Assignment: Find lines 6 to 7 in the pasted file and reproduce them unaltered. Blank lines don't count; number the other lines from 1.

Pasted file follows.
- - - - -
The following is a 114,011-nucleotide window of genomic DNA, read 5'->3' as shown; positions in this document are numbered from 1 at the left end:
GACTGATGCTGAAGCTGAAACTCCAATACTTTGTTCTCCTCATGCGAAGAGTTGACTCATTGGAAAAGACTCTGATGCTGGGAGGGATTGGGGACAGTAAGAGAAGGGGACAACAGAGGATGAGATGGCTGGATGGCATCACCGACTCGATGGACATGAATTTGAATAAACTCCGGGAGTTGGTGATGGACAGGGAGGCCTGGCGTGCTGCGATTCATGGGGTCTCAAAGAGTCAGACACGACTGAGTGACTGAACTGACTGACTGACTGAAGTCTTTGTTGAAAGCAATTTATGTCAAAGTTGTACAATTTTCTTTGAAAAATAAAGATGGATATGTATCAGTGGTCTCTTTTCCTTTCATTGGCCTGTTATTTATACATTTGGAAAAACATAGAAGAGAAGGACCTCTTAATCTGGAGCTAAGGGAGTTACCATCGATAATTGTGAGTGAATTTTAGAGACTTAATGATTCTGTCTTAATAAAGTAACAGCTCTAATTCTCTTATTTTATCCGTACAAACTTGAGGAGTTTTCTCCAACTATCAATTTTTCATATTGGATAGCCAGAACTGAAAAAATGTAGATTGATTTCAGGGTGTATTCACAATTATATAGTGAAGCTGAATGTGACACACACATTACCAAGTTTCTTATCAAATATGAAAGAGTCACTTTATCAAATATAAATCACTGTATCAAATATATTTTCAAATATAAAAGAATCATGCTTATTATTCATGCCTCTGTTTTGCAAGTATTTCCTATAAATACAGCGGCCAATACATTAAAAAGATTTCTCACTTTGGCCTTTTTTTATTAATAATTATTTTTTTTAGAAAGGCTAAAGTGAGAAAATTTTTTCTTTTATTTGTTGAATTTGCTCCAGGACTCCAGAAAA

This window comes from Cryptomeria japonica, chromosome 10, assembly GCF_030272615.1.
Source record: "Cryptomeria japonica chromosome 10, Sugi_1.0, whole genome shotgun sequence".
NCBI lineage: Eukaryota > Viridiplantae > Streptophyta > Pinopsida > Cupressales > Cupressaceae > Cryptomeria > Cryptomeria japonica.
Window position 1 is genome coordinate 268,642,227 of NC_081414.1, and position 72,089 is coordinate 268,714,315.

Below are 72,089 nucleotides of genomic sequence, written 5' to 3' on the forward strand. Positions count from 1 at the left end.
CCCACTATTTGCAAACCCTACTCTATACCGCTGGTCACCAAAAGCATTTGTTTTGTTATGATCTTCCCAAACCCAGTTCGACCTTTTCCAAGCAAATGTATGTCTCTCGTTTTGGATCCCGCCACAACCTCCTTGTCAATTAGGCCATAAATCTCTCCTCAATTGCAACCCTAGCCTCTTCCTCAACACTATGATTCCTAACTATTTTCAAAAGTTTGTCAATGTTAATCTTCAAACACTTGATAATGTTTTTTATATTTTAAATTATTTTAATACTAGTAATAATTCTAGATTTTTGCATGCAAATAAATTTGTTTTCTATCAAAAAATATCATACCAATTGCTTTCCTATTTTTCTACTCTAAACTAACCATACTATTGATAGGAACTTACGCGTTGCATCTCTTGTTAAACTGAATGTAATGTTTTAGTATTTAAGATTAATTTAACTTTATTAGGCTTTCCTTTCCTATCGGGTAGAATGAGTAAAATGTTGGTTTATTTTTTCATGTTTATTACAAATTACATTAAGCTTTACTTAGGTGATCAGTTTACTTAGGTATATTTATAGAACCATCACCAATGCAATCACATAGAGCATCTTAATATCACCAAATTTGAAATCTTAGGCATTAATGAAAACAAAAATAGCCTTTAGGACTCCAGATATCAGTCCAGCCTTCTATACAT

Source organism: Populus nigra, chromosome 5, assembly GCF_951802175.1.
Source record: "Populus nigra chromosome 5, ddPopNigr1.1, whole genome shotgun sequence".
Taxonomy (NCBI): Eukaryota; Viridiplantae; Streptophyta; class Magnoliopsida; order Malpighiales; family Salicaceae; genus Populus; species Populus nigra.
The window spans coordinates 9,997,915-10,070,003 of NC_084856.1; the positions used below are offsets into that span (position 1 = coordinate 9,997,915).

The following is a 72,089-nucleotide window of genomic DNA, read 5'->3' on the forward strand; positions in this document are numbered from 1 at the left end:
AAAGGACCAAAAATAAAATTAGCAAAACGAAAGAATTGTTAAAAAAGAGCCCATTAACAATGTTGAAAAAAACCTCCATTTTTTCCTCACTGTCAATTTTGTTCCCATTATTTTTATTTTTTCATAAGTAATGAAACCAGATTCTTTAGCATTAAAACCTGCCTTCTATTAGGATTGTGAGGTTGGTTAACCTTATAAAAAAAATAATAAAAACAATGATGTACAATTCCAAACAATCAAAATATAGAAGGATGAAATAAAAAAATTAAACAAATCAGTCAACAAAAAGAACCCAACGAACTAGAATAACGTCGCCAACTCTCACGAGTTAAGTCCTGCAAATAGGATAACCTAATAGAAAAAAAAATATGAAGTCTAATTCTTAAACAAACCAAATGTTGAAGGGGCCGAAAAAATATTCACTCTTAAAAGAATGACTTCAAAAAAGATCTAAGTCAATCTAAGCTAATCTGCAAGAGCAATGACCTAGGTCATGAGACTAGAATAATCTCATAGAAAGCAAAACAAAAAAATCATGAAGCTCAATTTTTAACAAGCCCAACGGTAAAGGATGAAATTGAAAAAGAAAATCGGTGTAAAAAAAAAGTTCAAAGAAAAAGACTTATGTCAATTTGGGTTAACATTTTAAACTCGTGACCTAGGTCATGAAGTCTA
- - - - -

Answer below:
Window position 1 is genome coordinate 268,642,227 of NC_081414.1, and position 72,089 is coordinate 268,714,315.

Below are 72,089 nucleotides of genomic sequence, written 5' to 3' on the forward strand. Positions count from 1 at the left end.